4 September 2017

 

1.EU wins WTO dispute with Brazil over tax subsidies

The World Trade Organisation dispute settlement panel issued a ruling in the case of Brazilian tax subsidies, in one of the most comprehensive disputes launched by the European Union. WTO panel found that Brazilian tax subsidy schemes are illegal under the World Trade Organisation rules. The ruling states that the tax subsidy programmes discriminate against EU automotive, ICT and electronic products and grant prohibited import and export subsidies to Brazilian companies. The dispute also covered fiscal incentives contingent on Brazilian firms meeting certain export performance requirements.

The European Union filed the complaint in 2013, in respect of certain measures concerning taxation and charges in the automotive sector, the electronics and technology industry, goods produced in Free Trade Zones, and tax advantages for exporters. The European Union claimed that the measures are inconsistent with the GATT 1994, SCM Agreement and Articles 2.1. and 2.2. of the TRIMs Agreement.

The parties have 30 days to appeal the decision. Otherwise, Brazil will be required to remove its illegal tax subsidy programmes without delay.

 

2.OECD considering expanding the Permanent Establishment definition

The OECD Tax Policy director Pascal Saint-Amans said that the OECD is considering expanding the PE definition as part of the efforts to tax the digital economy. Speaking at a tax panel at the International Fiscal Association Congress in Rio de Janeiro, Saint-Amans confirmed for Bloomberg that the OECD would also look at profit attribution rules and possible interim measures such as an alternative tax on e-sales. He suggested “ALES” as a potential acronym for the alternative tax.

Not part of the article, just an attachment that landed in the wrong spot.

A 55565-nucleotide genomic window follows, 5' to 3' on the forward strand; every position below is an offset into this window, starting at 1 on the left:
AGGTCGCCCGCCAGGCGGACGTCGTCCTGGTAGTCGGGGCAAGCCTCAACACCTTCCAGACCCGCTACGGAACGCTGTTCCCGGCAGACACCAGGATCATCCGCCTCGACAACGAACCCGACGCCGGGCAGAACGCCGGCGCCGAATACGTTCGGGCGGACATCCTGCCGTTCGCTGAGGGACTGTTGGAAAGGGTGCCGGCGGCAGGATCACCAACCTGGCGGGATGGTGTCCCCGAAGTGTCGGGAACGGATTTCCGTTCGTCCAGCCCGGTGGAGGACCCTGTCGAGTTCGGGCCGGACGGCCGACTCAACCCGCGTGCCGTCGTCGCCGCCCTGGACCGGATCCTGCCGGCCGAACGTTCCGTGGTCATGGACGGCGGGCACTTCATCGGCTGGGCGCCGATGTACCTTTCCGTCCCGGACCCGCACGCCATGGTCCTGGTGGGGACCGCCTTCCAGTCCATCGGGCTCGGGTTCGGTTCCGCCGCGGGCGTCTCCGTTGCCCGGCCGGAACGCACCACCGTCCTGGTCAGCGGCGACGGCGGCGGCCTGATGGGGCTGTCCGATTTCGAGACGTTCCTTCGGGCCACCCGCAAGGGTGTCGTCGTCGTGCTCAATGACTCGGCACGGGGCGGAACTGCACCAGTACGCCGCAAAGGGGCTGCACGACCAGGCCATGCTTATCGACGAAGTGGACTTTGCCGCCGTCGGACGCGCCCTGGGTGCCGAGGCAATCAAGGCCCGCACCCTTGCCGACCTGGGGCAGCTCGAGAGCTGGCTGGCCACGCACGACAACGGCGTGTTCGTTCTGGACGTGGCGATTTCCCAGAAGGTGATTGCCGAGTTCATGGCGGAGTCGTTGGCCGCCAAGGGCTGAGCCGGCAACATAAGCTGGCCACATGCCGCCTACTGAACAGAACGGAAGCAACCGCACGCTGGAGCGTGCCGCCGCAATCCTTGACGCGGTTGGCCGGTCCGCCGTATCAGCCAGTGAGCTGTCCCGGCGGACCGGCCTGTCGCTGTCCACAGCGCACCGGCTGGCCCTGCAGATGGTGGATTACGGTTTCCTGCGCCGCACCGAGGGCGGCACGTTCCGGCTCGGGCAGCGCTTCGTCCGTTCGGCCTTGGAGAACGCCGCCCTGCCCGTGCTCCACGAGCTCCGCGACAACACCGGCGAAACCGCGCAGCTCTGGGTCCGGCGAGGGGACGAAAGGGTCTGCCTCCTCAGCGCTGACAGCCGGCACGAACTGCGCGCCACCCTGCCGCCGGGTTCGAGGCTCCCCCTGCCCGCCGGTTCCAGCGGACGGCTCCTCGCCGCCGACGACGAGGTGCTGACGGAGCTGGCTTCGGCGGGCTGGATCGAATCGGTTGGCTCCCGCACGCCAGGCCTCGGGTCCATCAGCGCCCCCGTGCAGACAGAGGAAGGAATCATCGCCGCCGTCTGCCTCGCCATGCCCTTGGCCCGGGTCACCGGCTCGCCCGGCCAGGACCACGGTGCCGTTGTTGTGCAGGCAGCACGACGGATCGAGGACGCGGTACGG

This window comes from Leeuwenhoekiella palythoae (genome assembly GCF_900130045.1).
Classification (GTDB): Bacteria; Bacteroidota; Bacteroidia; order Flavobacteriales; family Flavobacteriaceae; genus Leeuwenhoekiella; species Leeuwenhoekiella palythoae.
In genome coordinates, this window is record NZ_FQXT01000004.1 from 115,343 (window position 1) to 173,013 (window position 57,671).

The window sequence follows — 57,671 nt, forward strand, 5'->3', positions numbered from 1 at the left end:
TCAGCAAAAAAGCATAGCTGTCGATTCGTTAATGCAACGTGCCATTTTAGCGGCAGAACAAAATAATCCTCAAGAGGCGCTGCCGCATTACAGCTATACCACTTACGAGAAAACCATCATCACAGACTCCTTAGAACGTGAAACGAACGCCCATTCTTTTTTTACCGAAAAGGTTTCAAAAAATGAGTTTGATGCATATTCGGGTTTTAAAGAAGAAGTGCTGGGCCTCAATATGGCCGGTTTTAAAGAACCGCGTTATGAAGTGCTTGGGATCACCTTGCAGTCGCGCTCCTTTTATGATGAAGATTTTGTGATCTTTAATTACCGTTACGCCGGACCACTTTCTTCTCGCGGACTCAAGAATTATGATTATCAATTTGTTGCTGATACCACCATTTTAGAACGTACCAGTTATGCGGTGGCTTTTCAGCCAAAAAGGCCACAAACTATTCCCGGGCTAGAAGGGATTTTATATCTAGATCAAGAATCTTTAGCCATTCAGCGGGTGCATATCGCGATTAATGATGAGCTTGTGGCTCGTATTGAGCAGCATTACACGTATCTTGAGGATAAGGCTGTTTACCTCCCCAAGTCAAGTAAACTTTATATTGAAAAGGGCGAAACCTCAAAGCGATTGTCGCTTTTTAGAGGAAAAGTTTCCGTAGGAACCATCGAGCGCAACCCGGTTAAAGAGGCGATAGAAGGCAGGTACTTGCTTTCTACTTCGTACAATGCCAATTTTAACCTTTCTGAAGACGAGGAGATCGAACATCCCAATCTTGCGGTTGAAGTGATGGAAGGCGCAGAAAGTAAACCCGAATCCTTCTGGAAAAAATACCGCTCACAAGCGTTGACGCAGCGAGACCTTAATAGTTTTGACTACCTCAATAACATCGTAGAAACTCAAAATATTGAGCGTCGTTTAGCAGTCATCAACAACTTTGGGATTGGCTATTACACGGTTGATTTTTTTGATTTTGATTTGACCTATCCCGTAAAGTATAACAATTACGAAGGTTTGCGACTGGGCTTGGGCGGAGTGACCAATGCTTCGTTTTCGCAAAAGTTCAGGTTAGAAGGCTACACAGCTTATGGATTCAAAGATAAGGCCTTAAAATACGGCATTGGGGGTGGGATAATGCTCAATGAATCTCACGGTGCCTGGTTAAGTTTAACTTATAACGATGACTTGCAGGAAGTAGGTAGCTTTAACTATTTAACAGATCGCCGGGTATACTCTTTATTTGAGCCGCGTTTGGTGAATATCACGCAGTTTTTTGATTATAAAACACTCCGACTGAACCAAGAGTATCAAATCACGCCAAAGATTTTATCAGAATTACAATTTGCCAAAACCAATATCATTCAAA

“That’s what we’re working on, with the idea of further expanding the PE definition that includes something that would track the digital presence of a company,”, Pascal Saint-Amans said, as reported by Bloomberg.

 

3.PANA Committee of Inquiry publishes study on Panama Papers follow-up in EU member states

The European Parliament PANA Committee of Inquiry into tax avoidance, tax evasion and money laundering published a study that analyses the national capacity to fight tax crimes and the follow-through of the Panama Papers investigations. The study investigates national administrative capacity to combat tax avoidance and tax evasion, money laundering laws and the enforcement capacity. The aim of the analysis was to evaluate whether the legal framework and the institutional arrangements in place are adequate, what are the deficiencies and how they could be addressed.

The study concludes that all Member states have a functioning legal framework to fight tax avoidance, tax evasion and money laundering but different national tax-collection set-ups and approaches to fraud. Despite similarities in the key institutional actors involved in this process, significant differences exist in the way they operate and how they share information and cooperate with one another.

Almost all Member States mentioned the practical action they have taken in reaction to the Panama Papers. Some EU Member States identified more than 3 000 EU-based taxpayers and companies linked to the Panama Papers, and have collectively launched at least 1 300 inquiries, audits and investigations into Panama Papers revelations.

In most countries it is too early to report on fines and convictions relating to the Panama Papers data.

 

4.CFE General Assembly, Committee Meetings and Events in Bratislava 21 – 23 September 2017

With summer holidays now behind us, CFE and the Slovak Chambers of Tax Advisers (SKDP) are ready to host the delegates who registered to attend CFE’s autumn meetings and events in Bratislava from 21 – 23 September. The Professional Affairs Committee and the Executive Board meet on 21 September, the Fiscal Committee meetings take place on 21 and 22 September and the General Assembly on 22 September. Further information for delegates is available on the following link.

 

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